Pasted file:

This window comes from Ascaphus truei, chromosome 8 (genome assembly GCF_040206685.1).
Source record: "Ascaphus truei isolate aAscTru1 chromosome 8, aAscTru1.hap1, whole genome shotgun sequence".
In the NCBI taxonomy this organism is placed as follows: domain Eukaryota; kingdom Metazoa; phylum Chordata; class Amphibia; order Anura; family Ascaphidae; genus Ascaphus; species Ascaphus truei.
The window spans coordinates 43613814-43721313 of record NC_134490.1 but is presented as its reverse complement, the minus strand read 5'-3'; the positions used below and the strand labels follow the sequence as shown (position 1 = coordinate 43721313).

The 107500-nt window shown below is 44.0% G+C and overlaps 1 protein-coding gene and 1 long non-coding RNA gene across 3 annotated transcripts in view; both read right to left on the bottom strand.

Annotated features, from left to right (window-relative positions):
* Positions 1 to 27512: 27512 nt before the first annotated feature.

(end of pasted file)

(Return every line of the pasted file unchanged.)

This window comes from Ascaphus truei, chromosome 8 (genome assembly GCF_040206685.1).
Source record: "Ascaphus truei isolate aAscTru1 chromosome 8, aAscTru1.hap1, whole genome shotgun sequence".
In the NCBI taxonomy this organism is placed as follows: domain Eukaryota; kingdom Metazoa; phylum Chordata; class Amphibia; order Anura; family Ascaphidae; genus Ascaphus; species Ascaphus truei.
The window spans coordinates 43613814-43721313 of record NC_134490.1 but is presented as its reverse complement, the minus strand read 5'-3'; the positions used below and the strand labels follow the sequence as shown (position 1 = coordinate 43721313).

The 107500-nt window shown below is 44.0% G+C and overlaps 1 protein-coding gene and 1 long non-coding RNA gene across 3 annotated transcripts in view; both read right to left on the bottom strand.

Annotated features, from left to right (window-relative positions):
* Positions 1 to 27512: 27512 nt before the first annotated feature.